Tourism increasingly important part of Dutch economy
Tourism is an increasingly important part of the Dutch economy, accounting for 3.9% of GDP last year, a 25% rise on 2010, national statistics office CBS said on Monday.
In total, tourists spent €76m in the Netherlands last year, up 4% on 2015, the CBS said.
Spending on hotels, museums and souvenirs by foreign tourists was up 7% year on year, but Dutch tourists accounted for the bulk of the spending with €45bn, the CBS said.
The number of people working in the tourism sector has also gone up. The total tourism workforce rose 2% last year, while in the economy as a whole there was a 1% increase in jobs.
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Some 542,000 people work in tourism, but a large proportion of them have part time work. These figures not only include people working in museums, hotels and souvenir shops but in public transport, taxis and retail.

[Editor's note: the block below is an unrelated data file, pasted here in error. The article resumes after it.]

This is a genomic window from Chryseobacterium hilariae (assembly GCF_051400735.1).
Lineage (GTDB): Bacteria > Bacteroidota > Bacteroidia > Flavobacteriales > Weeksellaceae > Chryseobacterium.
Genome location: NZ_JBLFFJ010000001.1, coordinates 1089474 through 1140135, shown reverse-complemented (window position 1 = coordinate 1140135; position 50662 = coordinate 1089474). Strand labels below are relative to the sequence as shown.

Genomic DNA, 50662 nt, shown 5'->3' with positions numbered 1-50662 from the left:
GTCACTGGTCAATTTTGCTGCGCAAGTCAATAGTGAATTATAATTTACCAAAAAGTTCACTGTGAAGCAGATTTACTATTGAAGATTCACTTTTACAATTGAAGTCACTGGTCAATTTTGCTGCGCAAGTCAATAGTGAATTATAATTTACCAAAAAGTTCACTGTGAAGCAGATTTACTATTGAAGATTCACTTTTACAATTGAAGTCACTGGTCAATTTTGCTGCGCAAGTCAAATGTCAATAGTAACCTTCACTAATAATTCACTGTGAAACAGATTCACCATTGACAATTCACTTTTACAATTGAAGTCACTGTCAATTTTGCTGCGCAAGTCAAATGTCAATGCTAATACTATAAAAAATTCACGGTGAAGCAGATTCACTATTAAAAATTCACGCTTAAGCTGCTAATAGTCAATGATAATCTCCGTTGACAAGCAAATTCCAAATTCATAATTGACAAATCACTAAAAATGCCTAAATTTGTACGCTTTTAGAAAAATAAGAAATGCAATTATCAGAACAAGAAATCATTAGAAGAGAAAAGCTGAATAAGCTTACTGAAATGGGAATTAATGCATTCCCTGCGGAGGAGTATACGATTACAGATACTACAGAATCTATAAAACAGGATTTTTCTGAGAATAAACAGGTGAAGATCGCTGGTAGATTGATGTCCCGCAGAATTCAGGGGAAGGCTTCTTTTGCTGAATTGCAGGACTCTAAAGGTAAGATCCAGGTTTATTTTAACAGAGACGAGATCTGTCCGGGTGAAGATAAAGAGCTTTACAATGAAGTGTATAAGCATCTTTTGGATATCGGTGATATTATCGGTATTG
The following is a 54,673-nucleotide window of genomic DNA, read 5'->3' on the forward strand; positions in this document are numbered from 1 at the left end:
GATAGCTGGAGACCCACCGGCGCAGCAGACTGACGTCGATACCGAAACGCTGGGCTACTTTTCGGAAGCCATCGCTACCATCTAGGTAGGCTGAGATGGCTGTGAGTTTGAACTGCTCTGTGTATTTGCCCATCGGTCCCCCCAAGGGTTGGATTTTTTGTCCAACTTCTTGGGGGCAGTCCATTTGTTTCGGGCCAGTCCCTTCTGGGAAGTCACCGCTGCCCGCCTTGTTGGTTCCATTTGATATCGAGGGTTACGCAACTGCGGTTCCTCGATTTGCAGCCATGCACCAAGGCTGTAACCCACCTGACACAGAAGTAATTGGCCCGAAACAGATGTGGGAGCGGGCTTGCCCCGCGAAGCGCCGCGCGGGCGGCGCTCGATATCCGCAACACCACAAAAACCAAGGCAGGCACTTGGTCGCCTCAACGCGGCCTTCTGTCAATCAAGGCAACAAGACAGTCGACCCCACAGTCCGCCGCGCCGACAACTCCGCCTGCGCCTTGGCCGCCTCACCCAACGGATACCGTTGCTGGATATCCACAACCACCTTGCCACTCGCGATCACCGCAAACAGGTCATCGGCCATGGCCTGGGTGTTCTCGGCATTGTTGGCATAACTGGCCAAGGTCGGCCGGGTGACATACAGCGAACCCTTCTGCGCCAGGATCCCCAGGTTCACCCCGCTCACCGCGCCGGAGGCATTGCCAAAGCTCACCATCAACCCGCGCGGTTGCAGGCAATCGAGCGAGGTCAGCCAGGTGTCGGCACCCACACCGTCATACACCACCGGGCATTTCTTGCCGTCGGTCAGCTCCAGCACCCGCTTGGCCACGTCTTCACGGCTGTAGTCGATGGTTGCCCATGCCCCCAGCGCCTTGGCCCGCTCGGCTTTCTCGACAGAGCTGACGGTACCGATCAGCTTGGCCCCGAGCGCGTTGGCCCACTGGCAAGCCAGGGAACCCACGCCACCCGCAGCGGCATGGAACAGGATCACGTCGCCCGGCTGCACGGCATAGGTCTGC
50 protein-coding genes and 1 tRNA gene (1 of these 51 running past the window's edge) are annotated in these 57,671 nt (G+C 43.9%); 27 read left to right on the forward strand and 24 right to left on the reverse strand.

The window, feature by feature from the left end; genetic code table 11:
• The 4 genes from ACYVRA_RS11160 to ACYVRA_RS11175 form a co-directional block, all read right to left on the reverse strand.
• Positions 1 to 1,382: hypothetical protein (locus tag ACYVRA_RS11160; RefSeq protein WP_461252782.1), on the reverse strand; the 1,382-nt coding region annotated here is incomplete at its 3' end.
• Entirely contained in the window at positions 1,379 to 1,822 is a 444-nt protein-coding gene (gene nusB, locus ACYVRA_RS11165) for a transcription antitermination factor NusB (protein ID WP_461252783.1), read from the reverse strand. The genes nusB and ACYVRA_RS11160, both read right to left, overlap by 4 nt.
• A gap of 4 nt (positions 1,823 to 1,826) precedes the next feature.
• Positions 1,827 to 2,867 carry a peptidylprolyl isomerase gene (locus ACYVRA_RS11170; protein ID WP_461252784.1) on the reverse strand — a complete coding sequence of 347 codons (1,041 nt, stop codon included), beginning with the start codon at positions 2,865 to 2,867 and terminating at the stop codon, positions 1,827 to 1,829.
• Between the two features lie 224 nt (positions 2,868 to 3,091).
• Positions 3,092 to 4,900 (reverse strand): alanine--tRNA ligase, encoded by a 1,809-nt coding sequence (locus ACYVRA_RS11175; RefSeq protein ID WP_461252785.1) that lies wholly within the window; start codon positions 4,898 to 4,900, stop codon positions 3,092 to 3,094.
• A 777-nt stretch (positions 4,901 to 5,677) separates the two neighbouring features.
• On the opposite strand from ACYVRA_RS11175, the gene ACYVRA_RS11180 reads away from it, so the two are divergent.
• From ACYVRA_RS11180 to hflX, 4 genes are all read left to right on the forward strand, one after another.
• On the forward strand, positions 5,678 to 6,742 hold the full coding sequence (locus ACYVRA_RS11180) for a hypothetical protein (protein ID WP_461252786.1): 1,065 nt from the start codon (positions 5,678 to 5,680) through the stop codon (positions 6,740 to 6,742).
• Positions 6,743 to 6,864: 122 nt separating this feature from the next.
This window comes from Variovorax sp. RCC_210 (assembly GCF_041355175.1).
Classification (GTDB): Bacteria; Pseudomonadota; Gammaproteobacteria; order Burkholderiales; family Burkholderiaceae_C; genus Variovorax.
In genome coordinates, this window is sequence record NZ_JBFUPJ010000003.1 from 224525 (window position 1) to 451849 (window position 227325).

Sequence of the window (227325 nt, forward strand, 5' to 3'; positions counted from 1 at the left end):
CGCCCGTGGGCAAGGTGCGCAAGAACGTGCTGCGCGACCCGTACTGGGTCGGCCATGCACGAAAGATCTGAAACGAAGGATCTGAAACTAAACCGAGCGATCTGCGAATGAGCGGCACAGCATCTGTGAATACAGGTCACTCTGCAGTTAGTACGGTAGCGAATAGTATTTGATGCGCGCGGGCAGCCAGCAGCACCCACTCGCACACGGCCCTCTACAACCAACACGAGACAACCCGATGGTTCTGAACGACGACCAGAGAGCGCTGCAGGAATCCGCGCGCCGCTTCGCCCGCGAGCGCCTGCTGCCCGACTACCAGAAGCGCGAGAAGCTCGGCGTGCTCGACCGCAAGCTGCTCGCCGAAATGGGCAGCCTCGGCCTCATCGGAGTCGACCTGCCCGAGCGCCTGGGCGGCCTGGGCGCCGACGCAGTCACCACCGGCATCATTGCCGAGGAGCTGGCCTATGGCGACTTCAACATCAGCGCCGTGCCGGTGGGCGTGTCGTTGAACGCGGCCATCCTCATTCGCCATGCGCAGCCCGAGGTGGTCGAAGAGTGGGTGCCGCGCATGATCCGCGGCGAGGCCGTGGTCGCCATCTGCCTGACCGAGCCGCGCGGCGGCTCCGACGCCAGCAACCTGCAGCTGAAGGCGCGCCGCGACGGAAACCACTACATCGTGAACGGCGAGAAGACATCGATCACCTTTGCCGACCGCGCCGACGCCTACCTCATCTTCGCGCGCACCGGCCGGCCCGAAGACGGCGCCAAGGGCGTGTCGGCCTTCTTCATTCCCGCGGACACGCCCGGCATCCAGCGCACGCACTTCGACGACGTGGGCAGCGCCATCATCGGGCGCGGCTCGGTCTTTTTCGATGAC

The CBS’s chief economist Piet Hein van Mulligen told the Volkskrant there is enough anecdotal evidence that tourism is a ‘growing nuisance’. This is particularly the case in cities like Amsterdam, Venice and Barcelona, he said.
‘But you don’t see the consequences of that in macroeconomic terms. In fact, looking at the number of overnight stays they are increasing far more rapidly in Amsterdam than in the rest of the Netherlands,’ he said.
In global terms, around 10% of people are employed in tourism, according to the World Travel & Tourism Council. And in Croatia, Italy, France and Spain tourism accounts for a larger share of GDP than the Netherlands.